Randy Milch: Did your time there give you any gloss on the issues that we now face between the US and Europe? Particularly in the line of business that you’re in, questions of security and surveillance and privacy are so different between the US and Europe. Do you take with you any learnings from that early period that are useful to you now?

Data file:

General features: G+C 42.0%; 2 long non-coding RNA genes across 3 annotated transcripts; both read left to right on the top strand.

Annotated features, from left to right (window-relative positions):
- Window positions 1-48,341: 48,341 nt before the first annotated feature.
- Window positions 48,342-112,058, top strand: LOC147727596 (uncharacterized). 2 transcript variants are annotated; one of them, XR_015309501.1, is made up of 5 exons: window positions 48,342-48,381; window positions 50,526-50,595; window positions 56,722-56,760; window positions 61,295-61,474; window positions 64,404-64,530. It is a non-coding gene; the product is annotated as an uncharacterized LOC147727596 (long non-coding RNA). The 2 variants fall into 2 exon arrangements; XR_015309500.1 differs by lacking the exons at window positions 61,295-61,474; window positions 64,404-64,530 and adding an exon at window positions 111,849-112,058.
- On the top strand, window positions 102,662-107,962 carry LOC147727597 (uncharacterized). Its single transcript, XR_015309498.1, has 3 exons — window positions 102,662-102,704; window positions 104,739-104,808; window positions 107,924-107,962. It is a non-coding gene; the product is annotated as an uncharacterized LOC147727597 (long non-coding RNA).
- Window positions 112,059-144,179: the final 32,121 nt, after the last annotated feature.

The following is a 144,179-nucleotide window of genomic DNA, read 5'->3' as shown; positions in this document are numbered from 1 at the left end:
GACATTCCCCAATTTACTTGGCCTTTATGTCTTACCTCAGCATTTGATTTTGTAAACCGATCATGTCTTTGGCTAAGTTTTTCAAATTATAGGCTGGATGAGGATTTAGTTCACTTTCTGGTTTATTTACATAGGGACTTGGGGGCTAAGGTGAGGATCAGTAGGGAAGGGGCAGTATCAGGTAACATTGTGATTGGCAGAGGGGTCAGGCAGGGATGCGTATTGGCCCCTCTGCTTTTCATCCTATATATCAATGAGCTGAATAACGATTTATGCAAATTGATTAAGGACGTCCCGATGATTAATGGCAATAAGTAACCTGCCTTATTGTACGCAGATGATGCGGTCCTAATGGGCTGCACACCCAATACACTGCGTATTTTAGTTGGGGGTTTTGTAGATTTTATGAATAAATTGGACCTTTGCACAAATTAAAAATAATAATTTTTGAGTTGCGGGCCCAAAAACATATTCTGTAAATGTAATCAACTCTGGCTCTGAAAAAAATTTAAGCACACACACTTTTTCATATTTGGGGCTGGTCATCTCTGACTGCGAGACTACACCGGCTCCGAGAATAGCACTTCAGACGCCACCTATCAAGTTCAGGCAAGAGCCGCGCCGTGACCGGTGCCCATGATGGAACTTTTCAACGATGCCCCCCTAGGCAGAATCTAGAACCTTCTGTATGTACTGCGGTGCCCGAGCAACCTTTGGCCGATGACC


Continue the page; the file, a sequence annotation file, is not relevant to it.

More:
Mark Chandler: The fundamental learning from living offshore is to appreciate different cultures and how they approach problems differently. And that applies not just in those substantive areas but more generally, and I really find that the time spent outside of the United States has been some of the most valuable development time that I’ve had. From a personal standpoint, I wish I could do that again although it’s impossible in my current position. One of my private list of activities would be to live in a small town in Japan for a year and teach English. And the reason for that is it forces you to confront assumptions that you take every day. I was really glad I lived in France rather in other places because French culture is so distinct and it was a lot easier to adapt to living in Germany than it was to be in France in the late 90’s. I joke that i chose France because if I had moved to England, my kids would have just gotten a funny accent whereas in France they learned another language. But I learned another language too. At first, it was very hard to get things done in France. I didn’t understand what the cultural cues were. And I felt after a few months that I wished I could move to England, that I understood why people would casually say things like – in the US – that the French were rude and so on. But after about 8 months I realized it wasn’t the French who were rude, it was I who was rude, because I didn’t understand how their system functioned. And once I got the hang of the fact that it was not an interrupting culture, you wait your turn, you then treat people with a huge amount of difference in interaction. You get a great different response from people. I would give examples of that but I don’t think we have time for it. The upshot, though, is really appreciating when people come with issues from a different perspective how important it is to examine what your own feelings were in advance, why you feel that way and start to appreciate where they come from. The privacy and security issues that we’re dealing with today are just one example of many with that kind of international experience which is tremendously valuable.